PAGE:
Bargained away

Published On: October 5, 2016 12:15 AM NPT By: Bhadra Sharma

The ‘paper armies’ never materialized but Maoist leaders continued to collect their salary and perks for five years
Four years have already passed since the issue of cantonment corruption formally landed in the CIAA. Disgruntled Maoist combatants and the Youth Association of Nepal (YAN), a youth organization aligned with the CPN-UML, had registered a complaint demanding investigation into misuse of state funds meant for UN-supervised Maoist guerilla fighters.

The government used to provide salary and allowances to 19,602 cantoned Maoist combatants. The Maoist leaders pocketed millions themselves as many of these fighters were fake.  

Soon after the scam reached the CIAA, Secretary Bhagwati Kafle began investigation but stopped it abruptly. The Moaist party’s carrot and stick approach was one reason for Kafle’s reluctance to expedite investigation. Being a bureaucrat Kafle, who was also heading the anti-corruption body as acting chief commissioner in the absence of constitutionally appointed commissioners at the time, could not dare to act tough in corruption cases involving big political figures on his own. 

In the meantime, Lokman Singh Karki, a former Chief Secretary with a controversial track record, managed to take charge of the Tangal Durbar despite widespread criticism. Karki was accused of accumulating disproportionate properties and even dragged in gold smuggling scam during his previous stay in government. He was appointed head of the anti-corruption body at a time of parliamentary void in the country. At this time the by-then a year-old cantonment corruption issue was going nowhere.

Three months after assuming office Karki, in an interview with BBC Nepali Service, said, “I consulted concerned investigators. They have informed me that the investigation [into cantonment corruption] is now at final stage. No stone will be left unturned. Nobody will be spared from prosecution regardless his/her position”. 

His ‘false promise’ was made only to silence his opponents. So he has not done anything to settle the infamous cantonment corruption during his three years in power.  Informed leaders say Karki had reached an understanding with Maoist leaders before his appointment. The cantonment corruption, considered one of the high-profile corruption scandals of post-republic era, had become a headache for Maoist leaders after they embezzled millions meant for UN monitored Maoist combatants. Maoist leaders and ministers responsible for handling peace and finance ministries were subsequently questioned after 2,432 of the total 19, 602 UN-verified combatants were found perpetually absent.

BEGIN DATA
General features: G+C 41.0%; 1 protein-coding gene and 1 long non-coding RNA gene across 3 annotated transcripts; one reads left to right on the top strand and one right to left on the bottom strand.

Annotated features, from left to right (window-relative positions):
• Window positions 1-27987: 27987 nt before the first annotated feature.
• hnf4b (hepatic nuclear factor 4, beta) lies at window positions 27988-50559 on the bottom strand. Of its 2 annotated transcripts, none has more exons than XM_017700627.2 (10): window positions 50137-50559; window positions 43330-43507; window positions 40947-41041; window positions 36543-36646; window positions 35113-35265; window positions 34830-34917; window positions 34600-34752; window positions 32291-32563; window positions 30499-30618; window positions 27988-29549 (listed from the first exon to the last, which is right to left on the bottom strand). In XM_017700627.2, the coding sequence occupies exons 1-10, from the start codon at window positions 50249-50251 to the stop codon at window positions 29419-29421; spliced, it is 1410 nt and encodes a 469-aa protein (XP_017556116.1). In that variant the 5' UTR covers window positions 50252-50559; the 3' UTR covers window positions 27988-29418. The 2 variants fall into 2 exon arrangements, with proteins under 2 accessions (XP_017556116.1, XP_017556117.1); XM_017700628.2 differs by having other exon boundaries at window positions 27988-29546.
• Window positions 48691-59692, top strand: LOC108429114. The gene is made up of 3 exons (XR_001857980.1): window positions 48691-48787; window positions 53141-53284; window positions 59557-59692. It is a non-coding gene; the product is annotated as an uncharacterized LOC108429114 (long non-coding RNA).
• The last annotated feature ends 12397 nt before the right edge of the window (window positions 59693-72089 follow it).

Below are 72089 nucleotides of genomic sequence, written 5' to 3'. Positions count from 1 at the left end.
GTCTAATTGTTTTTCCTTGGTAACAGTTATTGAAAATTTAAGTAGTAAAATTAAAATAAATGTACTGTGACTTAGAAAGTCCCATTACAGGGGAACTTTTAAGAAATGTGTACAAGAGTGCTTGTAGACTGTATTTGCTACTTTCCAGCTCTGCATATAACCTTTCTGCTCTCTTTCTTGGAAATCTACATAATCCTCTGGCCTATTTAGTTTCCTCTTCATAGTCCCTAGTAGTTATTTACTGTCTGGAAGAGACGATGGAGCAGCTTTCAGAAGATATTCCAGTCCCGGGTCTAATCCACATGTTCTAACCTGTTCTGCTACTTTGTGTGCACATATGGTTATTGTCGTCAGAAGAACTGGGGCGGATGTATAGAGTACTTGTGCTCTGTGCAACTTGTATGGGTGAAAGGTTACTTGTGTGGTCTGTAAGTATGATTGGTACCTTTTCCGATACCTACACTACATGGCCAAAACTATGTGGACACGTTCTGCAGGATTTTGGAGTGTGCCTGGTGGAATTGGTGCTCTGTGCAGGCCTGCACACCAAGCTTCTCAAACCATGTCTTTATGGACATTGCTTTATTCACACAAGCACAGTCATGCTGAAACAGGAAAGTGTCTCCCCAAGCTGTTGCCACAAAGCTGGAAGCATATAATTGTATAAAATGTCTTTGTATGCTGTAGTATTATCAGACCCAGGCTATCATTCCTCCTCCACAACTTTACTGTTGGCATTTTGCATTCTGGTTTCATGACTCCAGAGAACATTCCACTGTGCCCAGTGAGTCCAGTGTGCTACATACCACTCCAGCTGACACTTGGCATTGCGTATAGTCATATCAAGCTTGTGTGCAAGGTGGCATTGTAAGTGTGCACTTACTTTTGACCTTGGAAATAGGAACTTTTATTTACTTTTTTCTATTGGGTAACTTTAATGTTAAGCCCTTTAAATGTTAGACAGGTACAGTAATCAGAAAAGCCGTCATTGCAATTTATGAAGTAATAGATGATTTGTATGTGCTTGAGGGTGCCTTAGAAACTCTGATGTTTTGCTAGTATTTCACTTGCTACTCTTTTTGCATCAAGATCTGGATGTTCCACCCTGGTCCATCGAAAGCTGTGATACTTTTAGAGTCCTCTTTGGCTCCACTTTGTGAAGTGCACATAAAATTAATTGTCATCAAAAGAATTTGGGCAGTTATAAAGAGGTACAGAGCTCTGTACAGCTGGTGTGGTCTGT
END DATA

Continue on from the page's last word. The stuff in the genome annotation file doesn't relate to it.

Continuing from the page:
Those ‘paper armies’ never materialized but Maoist leaders continued to collect their salary and perks for five years and channel it to party headquarters. In addition, Maoists deducted Rs 1,000 from each combatant and 20 percent commission was charged on suppliers of rations. Most of money siphoned from absentees and other sources was transferred to party headquarters. 

The same cantonment corruption case is once again in limelight after the Karki-led CIAA said it was again opening the cantonment files. It seems corruption-accused PM Dahal and Karki are bargaining behind the scenes to settle their past wrongdoings. PM Dahal has himself briefed his party leaders that an understanding had already been reached with CIAA chief Karki and that Karki had also forged an understanding with the Supreme Court regarding his appointment as CIAA chief. 

This has not only weakened Nepal’s anti-corruption drive but also tarnished the image of the one-time acclaimed anti-corruption body. It is clear that after taking charge of CIAA, Karki has been abusing his authority just to fry personal enemies and to prolong his stay in power. 

CIAA should have investigated this kind of corruption right after complaints were lodged. Even if the bureaucrat-led CIAA has no such courage, the current CIAA chief Karki, who often claims to be working for the country and the people, should have investigated. It is easy to marshal evidence in this case as the Office of the Auditor General has already pointed out lapses over the faulty salary and allowance distribution process in cantonments.

Going back to Karki’s appointment, questions were raised right after the High-level Political Mechanism formed to assist the then Khil Raj Regmi government in April 2013 recommended Karki as CIAA chief. Karki didn’t have 20 years of working experience, as mandated by the constitution for a CIAA chief. He was involved in suppressing the 2006 pro-democracy protests and the Rayamajhi Commission investigating the state’s excesses during the movement had disqualified him from holding government positions in the future. 

The Supreme Court will certainly come up with a fresh decision in the context of CJ Karki-led bench calling for a review of its previous verdict to legalize the CIAA head’s appointment. But the way the anti-graft chief and head of the executive are openly bargaining to settle their past wrongdoings sends all the wrong signals. Now it is up to the sovereign parliament to decide on the legality of Karki’s appointment. They must act to maintain the integrity of the anti-corruption body and fairly investigate pending high-profile corruption cases. 

The author is a freelance journalist covering Nepal for national and international media and co-author of the book, Impunity and Political Accountability in Nepal 


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